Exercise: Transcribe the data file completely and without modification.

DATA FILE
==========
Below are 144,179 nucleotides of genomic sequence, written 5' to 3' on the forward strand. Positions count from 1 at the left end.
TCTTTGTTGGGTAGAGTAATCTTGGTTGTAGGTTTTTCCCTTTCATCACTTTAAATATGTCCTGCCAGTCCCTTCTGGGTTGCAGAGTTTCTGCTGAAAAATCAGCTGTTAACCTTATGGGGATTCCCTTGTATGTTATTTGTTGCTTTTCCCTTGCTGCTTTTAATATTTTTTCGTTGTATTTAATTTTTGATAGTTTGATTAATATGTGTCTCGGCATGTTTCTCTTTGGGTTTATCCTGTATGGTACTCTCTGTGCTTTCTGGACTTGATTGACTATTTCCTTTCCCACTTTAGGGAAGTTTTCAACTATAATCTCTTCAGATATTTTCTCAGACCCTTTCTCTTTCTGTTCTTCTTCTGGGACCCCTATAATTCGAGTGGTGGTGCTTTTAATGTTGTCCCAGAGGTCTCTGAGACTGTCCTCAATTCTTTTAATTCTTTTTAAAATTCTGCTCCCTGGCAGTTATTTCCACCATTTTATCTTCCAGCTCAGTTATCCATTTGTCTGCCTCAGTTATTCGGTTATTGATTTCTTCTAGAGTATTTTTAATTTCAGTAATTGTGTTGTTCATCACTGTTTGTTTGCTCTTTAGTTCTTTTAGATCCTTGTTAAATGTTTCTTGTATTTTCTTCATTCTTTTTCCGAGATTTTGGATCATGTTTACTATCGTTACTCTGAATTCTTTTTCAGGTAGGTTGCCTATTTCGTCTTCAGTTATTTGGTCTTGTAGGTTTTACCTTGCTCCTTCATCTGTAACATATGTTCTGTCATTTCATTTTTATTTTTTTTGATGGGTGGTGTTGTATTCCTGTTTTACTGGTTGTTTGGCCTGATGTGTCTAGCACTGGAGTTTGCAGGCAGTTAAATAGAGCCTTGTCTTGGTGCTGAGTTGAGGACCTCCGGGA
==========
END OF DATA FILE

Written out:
Below are 144,179 nucleotides of genomic sequence, written 5' to 3' on the forward strand. Positions count from 1 at the left end.
TCTTTGTTGGGTAGAGTAATCTTGGTTGTAGGTTTTTCCCTTTCATCACTTTAAATATGTCCTGCCAGTCCCTTCTGGGTTGCAGAGTTTCTGCTGAAAAATCAGCTGTTAACCTTATGGGGATTCCCTTGTATGTTATTTGTTGCTTTTCCCTTGCTGCTTTTAATATTTTTTCGTTGTATTTAATTTTTGATAGTTTGATTAATATGTGTCTCGGCATGTTTCTCTTTGGGTTTATCCTGTATGGTACTCTCTGTGCTTTCTGGACTTGATTGACTATTTCCTTTCCCACTTTAGGGAAGTTTTCAACTATAATCTCTTCAGATATTTTCTCAGACCCTTTCTCTTTCTGTTCTTCTTCTGGGACCCCTATAATTCGAGTGGTGGTGCTTTTAATGTTGTCCCAGAGGTCTCTGAGACTGTCCTCAATTCTTTTAATTCTTTTTAAAATTCTGCTCCCTGGCAGTTATTTCCACCATTTTATCTTCCAGCTCAGTTATCCATTTGTCTGCCTCAGTTATTCGGTTATTGATTTCTTCTAGAGTATTTTTAATTTCAGTAATTGTGTTGTTCATCACTGTTTGTTTGCTCTTTAGTTCTTTTAGATCCTTGTTAAATGTTTCTTGTATTTTCTTCATTCTTTTTCCGAGATTTTGGATCATGTTTACTATCGTTACTCTGAATTCTTTTTCAGGTAGGTTGCCTATTTCGTCTTCAGTTATTTGGTCTTGTAGGTTTTACCTTGCTCCTTCATCTGTAACATATGTTCTGTCATTTCATTTTTATTTTTTTTGATGGGTGGTGTTGTATTCCTGTTTTACTGGTTGTTTGGCCTGATGTGTCTAGCACTGGAGTTTGCAGGCAGTTAAATAGAGCCTTGTCTTGGTGCTGAGTTGAGGACCTCCGGGA